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After years of negotiating for permits, Chugach Powder Guides (CPG) finally secured permission in 2004 to open almost 150,000 acres in Seattle Creek, an area of 50-plus-degree lines about six miles from its home base in Girdwood, Alaska. Not that CPG was hurting for untracked snow before – the 10-year-old outfit already flew guests to a million-plus acres, “a shit-ton of terrain,” as owner Chris Owens likes to call it. More acreage means less downtime. When the weather rolls in, instead of leaving guests to memorize the pattern of the hotel carpet, guides whisk their groups to yet another microclimate. Of course, this being Alaska, there are no guarantees. The Chugach can get pounded with 1,300 inches of snow in a single winter, and when big storms rage, the birds stay in the hangar. But unlike most Alaskan heli operations, this one’s based at a world-class ski resort (Alyeska), so you’ll be skiing all that new snow – instead of drinking domestic beer and watching Fuel TV in your room.
: 6,500 feet
MAX VERTICAL DROP
: 5,000 feet
AVERAGE VERTICAL PER DAY
: 20,000 feet
: $3,620 to $6,050 for five to seven days of skiing; $775 for a single day
: Fly into Anchorage, where a CPG shuttle will pick you up and take you to either Girdwood (40 minutes) or Seward (90 minutes). If you’re skiing in the Tordrillo Mountains, CPG arranges a 40-minute ski-plane ride from Anchorage.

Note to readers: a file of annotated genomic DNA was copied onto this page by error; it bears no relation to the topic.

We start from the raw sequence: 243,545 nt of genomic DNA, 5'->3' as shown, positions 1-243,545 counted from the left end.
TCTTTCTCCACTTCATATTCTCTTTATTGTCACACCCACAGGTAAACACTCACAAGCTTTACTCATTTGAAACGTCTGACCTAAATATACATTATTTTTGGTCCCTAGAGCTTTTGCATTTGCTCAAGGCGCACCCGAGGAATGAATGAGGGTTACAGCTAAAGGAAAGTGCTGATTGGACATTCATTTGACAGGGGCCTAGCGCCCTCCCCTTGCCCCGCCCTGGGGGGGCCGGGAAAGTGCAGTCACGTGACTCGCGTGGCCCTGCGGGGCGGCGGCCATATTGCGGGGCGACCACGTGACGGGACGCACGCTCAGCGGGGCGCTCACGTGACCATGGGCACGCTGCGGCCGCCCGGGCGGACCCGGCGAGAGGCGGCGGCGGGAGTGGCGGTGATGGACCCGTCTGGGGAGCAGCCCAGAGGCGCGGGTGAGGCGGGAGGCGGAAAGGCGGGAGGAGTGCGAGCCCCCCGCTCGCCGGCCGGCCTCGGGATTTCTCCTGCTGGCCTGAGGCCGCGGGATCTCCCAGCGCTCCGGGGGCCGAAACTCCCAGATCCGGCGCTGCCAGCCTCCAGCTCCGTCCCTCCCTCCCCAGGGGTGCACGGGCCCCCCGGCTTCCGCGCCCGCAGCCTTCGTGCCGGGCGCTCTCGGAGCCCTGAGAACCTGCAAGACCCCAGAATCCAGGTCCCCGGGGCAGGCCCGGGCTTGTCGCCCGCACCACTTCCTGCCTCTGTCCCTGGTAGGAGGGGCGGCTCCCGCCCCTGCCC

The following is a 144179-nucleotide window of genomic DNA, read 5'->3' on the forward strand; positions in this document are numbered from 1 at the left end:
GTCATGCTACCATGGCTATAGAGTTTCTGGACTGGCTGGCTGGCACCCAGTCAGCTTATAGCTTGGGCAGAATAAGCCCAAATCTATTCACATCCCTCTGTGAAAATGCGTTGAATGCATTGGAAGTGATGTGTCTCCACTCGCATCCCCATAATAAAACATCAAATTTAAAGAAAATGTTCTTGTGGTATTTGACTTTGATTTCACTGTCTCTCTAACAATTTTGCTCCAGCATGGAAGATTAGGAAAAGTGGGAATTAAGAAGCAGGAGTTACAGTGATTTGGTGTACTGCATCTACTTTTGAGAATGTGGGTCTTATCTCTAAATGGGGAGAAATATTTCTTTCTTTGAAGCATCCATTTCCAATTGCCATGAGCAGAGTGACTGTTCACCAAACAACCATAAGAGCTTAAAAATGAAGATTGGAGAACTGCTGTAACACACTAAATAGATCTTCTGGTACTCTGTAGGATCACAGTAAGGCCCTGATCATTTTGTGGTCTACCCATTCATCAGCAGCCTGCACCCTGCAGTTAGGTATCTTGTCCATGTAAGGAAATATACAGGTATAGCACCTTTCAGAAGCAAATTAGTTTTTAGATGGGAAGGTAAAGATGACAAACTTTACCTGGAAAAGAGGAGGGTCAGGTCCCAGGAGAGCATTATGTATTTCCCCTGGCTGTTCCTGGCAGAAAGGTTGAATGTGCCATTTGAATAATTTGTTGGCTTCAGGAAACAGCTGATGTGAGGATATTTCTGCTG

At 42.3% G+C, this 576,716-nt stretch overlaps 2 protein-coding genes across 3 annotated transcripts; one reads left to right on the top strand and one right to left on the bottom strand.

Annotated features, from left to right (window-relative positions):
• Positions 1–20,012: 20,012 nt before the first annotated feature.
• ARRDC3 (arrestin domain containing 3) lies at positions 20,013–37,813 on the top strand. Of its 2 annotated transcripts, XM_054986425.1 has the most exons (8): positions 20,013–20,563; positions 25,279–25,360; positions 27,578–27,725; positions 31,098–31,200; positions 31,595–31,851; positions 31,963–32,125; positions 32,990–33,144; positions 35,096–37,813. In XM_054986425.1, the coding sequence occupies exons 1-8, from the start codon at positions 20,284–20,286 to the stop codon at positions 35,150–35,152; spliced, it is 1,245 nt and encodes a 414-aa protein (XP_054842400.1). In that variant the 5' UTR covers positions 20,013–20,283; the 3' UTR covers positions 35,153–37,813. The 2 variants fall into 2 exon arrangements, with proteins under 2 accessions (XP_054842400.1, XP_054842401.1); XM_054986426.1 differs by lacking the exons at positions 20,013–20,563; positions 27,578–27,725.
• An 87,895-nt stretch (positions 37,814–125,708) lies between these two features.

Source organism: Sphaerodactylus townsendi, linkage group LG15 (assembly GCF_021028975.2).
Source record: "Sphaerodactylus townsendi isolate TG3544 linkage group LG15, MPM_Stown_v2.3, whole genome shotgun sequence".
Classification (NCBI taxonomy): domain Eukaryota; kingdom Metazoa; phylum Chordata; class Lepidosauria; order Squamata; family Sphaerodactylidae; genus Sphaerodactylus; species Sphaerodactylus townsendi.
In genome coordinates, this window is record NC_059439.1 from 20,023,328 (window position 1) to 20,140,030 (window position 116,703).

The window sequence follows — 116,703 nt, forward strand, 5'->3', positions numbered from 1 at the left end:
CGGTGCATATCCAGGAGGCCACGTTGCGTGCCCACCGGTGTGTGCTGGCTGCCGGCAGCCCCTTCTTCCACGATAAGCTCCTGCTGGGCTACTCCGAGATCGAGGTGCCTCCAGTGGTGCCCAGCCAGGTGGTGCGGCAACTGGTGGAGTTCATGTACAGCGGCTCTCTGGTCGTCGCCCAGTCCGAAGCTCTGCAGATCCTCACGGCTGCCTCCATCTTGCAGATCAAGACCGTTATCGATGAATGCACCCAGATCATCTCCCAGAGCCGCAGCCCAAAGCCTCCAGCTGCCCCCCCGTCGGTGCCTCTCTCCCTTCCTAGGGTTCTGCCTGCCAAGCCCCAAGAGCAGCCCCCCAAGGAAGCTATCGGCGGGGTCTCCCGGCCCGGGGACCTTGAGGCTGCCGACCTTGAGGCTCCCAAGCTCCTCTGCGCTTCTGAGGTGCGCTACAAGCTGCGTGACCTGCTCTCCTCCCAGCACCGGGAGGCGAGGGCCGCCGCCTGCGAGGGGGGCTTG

: 907-783-4354; chugachpowderguides.com
Sticky coastal snow pounds the Chugach, making for a fairly bomber base – but with so many drainages and aspects, stability runs the gamut. If you book at the Tordrillo Mountains, you’ll see twice as much accumulation and more clear days: Storms rush in from Cook Inlet, hit hard and fast, and then split.
One million acres means an obscene amount of variety. A given run could start with a two-lane-wide, 50-degree couloir, then pass by crevasses, roll into an open bowl, and wind up in steep trees. If you’re staying in Girdwood, ask to hit the Twentymile zone, with spine walls and bowls the size of resorts. Then head to the glaciers of Seattle Creek. Book at Seward and you’ll dodge rock spires and catch views of North Gulf Coast fjords on lines like Soap on a Rope and Cornhole.
With the push of a Japanese sea current, enormous warm and wet systems motor across the Gulf of Alaska and collide with frigid fronts from interior AK – conveniently, right over the Chugach. Want the most light snow? Book in February (and risk more down days).
CPG’s guides have studied college-level snow science, led avy-control routes at resorts, written protocol for the Utah Avalanche Center, and received paramedic certification. Everyone has 10-plus years of big mountain guiding experience.
Weeklong packages include lodging at the Alyeska Prince Hotel, a 307-room megalodge at the base of Alyeska Resort with ski shops and a half-dozen restaurants and bars. The new Tordrillo Lodge, 60 miles west of Anchorage, comes with a resident chef and perches over the Talachulitna River.
In Girdwood, stop by the Double Musky for 20-ounce steaks and Cajun grub like shrimp étouffée. Or try the short-rib pot pie or lamb curry in the town’s newest restaurant, Maxine’s.
BANG FOR BUCK
With access to a thousand acres of tree shots and steep rollers, CPG’s cat operation serves as backup when the Chugach is swamped by heavy clouds. It costs an extra $350, but you’re guaranteed a seat for the week.
There are only four trips apiece to Seward and the Tordrillos each season, so make your reservations as soon as you can. Otherwise, make do with pioneering lines in Seattle Creek.